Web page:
The iAQ Sensor Wing Makes for a Compact Indoor Air Quality Measurement Platform

This FeatherWing provides a practical platform for air quality measurements.

Tom Fleet
a month agoEnvironmental Sensing / Sensors

One of the hot topics in the world of sensors and measurment lately has been that of the quality of the air we breathe.

Pollution is on the up and up, and while we can't do a lot about the air we are breathing when we venture outside, we still have some control on the air we breathe when indoors. We can open a window in a stuffy room, or we can think twice about leaving that smelly solvent bottle open on our work bench.

If you wanted to track and monitor the quality of air within an a space, there are a few options you could take. Electrochemical cells are one popular option, but can be tricky to interface, and are fairly chunky.

The last few years have seen the release of tiny, solid state CMOS MEMS MOX iAQ VOC sensors. That's a lot of acronyms, so let's break down the buzzwords

  • CMOS - Complimentatry metal oxide semiconductor
  • MEMS - Micro-electromechanical structures
  • MOX - Metal oxide, in this case, in the form of a Chemiristor
  • iAQ - Indoor air quality
  • VOC - Volatile organic compound

In a nutshell, the sensor is a tiny MOX chemiristor sensor, that is heated by a MEMS hotplate, to a temperature where its resistivity is affected by changes in the composition of the atmospheric gas it is exposed to.

The chemical composition, and temperature of the hotplate can be tuned to offer selective response to certain chemical groups, and certain combinations are now offered by manufacturers to target the typical components that affect the quality of the air we breathe.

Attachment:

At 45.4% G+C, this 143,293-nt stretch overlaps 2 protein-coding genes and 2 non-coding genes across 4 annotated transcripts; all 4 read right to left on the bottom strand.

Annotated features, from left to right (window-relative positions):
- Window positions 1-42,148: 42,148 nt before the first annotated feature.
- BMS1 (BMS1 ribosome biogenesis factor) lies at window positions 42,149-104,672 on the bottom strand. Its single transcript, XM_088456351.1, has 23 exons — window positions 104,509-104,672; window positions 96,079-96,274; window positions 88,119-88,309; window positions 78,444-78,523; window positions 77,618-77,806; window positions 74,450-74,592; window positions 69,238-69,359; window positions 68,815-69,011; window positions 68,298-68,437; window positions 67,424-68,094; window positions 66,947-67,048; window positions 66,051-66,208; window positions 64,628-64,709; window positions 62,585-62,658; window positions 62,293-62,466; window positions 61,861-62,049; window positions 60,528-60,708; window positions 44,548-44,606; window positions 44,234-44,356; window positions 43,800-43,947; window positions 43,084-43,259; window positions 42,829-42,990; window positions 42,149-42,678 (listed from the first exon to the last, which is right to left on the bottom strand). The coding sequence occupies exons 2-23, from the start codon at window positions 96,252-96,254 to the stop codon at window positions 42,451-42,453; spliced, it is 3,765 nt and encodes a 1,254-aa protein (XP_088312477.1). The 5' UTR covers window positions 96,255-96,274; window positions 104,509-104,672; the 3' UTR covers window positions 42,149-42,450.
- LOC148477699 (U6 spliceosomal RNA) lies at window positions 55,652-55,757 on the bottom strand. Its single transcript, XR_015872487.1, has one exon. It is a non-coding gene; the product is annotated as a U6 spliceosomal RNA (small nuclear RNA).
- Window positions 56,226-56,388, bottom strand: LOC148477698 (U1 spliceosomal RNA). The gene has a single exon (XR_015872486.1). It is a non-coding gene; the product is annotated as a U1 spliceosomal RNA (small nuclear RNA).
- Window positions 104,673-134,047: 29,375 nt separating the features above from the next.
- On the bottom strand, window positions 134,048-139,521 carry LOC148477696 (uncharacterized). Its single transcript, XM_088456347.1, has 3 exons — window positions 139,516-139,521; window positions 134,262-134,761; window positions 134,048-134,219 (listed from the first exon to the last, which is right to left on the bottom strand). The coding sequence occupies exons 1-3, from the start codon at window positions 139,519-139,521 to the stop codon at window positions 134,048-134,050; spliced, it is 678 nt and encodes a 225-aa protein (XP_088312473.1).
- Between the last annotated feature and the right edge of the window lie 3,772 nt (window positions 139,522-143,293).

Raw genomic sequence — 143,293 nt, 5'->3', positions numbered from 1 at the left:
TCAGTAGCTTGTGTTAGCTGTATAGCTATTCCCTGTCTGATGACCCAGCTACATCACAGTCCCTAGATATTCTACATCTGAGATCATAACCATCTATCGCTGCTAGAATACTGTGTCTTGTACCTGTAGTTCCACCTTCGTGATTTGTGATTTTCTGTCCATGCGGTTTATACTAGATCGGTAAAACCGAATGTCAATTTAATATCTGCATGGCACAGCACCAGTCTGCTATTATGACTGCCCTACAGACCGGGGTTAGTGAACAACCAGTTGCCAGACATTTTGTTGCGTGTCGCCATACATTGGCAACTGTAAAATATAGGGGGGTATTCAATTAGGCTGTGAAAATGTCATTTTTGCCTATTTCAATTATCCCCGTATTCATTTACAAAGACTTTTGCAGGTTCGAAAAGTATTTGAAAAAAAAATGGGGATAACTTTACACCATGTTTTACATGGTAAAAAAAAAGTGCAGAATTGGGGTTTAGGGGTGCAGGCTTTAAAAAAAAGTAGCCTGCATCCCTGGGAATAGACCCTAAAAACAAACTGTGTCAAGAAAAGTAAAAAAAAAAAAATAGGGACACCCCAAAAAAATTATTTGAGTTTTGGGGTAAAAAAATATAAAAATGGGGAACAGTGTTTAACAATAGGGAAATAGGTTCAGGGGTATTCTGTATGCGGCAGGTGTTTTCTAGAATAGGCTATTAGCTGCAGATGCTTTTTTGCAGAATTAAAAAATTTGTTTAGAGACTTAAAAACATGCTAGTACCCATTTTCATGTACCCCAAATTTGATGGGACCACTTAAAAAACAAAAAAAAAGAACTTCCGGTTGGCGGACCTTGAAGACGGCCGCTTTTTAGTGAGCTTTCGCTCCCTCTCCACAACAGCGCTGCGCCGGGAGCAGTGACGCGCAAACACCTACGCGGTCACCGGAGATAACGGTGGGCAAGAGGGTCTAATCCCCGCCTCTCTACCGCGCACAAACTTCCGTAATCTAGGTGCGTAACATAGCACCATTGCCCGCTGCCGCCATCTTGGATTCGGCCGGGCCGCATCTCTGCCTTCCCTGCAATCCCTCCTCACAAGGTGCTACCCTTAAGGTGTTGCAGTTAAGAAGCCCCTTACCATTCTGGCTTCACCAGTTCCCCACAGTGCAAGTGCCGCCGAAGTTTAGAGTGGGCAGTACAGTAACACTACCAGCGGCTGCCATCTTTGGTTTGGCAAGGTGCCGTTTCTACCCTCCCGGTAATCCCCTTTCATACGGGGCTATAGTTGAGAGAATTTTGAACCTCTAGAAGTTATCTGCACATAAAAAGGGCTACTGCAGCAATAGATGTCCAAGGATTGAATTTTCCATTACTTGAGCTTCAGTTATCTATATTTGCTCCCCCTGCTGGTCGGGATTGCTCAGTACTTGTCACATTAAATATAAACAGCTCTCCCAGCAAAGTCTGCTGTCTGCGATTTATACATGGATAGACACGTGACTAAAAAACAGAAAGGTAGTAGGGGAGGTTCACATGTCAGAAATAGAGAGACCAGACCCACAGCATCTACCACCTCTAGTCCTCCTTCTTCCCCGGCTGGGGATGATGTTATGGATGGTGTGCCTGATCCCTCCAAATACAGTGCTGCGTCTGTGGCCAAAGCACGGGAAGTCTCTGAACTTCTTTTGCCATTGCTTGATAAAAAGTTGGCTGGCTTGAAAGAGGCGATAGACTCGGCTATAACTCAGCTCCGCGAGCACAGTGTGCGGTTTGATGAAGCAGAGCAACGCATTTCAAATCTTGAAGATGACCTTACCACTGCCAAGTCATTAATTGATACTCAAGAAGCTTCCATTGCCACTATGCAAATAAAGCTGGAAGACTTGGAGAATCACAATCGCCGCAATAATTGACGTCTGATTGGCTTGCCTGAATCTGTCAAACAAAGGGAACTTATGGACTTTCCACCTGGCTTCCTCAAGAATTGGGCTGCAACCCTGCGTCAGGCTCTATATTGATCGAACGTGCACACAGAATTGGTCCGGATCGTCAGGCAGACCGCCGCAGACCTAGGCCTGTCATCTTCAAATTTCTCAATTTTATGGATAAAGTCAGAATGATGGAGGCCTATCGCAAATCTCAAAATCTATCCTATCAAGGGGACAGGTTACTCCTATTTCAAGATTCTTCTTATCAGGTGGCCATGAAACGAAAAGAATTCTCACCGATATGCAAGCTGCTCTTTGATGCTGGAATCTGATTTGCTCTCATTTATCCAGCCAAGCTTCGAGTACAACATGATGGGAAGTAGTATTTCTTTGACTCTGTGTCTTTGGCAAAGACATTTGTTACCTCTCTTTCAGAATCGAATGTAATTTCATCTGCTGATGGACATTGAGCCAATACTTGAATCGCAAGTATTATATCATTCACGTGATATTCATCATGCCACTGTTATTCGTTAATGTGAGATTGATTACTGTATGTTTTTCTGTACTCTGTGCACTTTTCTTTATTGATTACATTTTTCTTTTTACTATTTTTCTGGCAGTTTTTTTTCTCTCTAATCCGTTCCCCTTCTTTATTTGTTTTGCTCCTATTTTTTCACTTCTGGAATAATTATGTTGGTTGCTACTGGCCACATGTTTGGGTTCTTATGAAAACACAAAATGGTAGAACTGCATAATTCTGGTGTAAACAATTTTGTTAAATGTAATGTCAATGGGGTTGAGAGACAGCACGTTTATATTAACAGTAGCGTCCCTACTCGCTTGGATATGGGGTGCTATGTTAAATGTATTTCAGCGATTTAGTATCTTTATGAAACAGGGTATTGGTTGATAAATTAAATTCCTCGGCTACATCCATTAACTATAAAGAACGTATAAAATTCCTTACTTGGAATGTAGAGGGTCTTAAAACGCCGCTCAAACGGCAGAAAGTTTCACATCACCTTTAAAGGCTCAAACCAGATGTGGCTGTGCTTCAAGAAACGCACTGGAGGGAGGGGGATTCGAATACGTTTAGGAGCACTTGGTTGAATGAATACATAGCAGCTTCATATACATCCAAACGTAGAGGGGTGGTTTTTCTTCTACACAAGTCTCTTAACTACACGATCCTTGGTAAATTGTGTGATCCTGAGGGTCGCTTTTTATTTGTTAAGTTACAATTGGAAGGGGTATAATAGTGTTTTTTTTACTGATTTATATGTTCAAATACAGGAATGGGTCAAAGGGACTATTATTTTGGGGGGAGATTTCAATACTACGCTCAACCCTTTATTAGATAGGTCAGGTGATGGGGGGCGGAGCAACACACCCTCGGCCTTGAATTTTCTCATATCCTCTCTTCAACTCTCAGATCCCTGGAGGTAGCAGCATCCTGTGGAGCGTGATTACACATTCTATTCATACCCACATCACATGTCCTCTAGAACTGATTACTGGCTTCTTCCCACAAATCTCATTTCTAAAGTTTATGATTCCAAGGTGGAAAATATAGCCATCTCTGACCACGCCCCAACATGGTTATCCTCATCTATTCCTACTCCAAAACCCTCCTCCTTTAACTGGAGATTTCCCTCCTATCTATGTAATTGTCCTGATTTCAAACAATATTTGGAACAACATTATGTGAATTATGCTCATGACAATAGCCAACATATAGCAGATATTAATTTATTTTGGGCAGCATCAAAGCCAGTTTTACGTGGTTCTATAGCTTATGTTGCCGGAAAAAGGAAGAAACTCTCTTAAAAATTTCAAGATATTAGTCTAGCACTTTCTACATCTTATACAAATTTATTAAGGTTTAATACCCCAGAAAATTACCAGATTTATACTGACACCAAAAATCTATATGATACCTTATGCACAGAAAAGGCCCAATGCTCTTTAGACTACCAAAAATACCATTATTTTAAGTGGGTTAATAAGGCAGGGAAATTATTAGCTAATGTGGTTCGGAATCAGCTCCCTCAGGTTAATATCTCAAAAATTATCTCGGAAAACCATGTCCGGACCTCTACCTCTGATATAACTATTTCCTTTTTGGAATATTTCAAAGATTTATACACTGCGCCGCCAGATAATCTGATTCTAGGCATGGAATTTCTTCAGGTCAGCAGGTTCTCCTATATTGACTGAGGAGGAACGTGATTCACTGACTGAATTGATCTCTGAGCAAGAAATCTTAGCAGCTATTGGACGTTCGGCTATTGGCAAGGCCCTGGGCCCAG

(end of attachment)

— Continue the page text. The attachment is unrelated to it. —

Air Quality Feather

Jared Wolff has designed a really neat, compact platform, based around one such sensor, the ams CCS811 digital VOC sensor, and coupled it with a Silicon Labs Si7021 temperature and relative humidity sensor, to provide a suite of readings to help you characterize the air in your space.

The board also has the ability to connect an optional HPMA115S0 particulate sensor and provides the necessary voltage regulator for when running off battery power.

This sensor board has taken care of all the tricky layout guidelines, and picky assembly procedures found with sensor ICs, to produce a sensing platform that is easy to integrate into your favourite hardware stack.

There is a Feather-compatible pinout for direct connection to your MCU of choice.

A 8-pin JST connector is used to provide an interface to the HPMA115S0 dust sensor, allowing the measurement of dust particulate in the air, at both PM10 and PM2.5 levels.

The iAQ data from the CCS811, and the temperature / relative humidity data from the Si7021 sensors is available over I2C, and a single 3.3V supply eases hardware requirements.

An application note from ams also provides example code to compensate the iAQ readings against possible errors due to offset introduced to the measurement by extreme ambient temperature / humidity — something to be sure to check your driver/library supports!

CCS811 iAQ Sensor

  • Complete, all-in-one digital iAQ / VOC sensor
  • Provides complete integration of MEMS hotplate control, and sensor digitization / conversion
  • I2C interface and 3.3V supply for ease of integration

Si7021 Temp & RH Sensor

  • Complete, all-in-one digital temperature and relative humidity sensor
  • Accuracy of ± 3% RH (max), 0–80% RH, and ±0.4 °C (max), –10 to 85 °C
  • I2C interface and 1.8-3.3V supply

The combination of temperature, relative humidity, tVOC, eCO2 and PM2.5/PM10 levels provides you with a complete suite of measurements from which to form an analysis of the air in and around your space.

If you are keen to explore the air around you, Jared Wolff has a product page, and the Air Quality Feather Wing (rev5) featured in this article is due for release very soon.

If you are interested in the design of the sensor wing, hardware design files are available here, and a comprehensive documentation can be found here.

Follow along with Jared Wolff on Twitter and GitHub.

Tom Fleet
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